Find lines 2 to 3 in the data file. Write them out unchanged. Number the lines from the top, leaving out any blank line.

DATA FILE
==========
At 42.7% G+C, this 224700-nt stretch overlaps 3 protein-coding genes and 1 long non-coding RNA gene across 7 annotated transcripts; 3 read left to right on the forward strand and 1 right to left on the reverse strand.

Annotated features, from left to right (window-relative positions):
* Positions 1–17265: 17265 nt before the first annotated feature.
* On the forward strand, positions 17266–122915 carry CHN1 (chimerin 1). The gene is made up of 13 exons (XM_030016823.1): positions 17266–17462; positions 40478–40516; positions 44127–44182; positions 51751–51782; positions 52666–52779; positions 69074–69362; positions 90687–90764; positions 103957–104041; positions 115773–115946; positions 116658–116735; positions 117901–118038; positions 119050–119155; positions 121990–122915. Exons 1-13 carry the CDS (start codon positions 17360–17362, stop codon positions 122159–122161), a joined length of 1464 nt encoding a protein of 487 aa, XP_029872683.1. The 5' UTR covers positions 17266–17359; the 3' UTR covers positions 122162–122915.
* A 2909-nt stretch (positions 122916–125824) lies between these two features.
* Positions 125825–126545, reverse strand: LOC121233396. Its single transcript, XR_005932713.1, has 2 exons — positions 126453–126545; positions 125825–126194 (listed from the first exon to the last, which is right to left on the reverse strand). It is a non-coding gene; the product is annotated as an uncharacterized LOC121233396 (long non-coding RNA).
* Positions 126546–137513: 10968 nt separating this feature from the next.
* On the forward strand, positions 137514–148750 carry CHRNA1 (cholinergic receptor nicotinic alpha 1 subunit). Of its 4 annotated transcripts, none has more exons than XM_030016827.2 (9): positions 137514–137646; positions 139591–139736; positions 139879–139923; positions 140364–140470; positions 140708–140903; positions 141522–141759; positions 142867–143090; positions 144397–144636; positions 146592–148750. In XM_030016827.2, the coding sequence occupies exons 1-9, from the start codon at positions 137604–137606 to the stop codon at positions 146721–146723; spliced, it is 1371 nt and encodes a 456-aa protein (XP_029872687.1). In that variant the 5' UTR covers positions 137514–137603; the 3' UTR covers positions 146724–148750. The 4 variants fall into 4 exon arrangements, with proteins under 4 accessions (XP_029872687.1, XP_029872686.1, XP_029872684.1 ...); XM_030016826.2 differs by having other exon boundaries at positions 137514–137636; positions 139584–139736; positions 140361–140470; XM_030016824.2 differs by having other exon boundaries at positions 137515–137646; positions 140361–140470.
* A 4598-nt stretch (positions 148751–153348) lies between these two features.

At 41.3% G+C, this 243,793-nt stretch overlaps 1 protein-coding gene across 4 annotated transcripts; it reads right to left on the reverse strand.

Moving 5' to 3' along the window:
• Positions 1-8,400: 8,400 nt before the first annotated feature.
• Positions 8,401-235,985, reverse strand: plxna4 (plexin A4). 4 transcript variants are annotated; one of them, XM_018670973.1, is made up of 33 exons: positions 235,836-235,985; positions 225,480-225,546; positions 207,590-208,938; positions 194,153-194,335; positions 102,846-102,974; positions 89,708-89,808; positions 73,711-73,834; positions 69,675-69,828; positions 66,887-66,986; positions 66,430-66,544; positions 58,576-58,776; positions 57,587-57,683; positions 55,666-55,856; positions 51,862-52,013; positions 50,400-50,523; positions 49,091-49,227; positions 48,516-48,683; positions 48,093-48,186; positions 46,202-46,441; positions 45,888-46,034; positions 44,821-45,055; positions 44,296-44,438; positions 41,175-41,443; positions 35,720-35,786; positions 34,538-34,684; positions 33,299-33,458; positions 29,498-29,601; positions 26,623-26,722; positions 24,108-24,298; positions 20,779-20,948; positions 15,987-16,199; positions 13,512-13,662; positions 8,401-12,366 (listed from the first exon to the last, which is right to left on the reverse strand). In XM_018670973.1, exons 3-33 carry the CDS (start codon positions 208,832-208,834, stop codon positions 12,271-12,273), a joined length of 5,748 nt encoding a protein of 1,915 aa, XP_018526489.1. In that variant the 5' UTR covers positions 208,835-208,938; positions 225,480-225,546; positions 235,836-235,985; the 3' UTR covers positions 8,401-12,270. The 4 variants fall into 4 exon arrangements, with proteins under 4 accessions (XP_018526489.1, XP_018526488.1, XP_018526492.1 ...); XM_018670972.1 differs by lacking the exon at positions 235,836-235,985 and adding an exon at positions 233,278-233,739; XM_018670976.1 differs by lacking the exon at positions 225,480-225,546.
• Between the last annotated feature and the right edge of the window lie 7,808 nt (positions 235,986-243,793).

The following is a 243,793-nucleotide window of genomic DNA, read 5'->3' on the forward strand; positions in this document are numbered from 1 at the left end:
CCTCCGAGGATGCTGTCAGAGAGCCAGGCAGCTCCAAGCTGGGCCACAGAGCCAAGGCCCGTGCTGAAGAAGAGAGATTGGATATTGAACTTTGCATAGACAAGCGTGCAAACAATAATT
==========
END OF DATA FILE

Annotated features, from left to right (window-relative positions):
* Positions 1–17265: 17265 nt before the first annotated feature.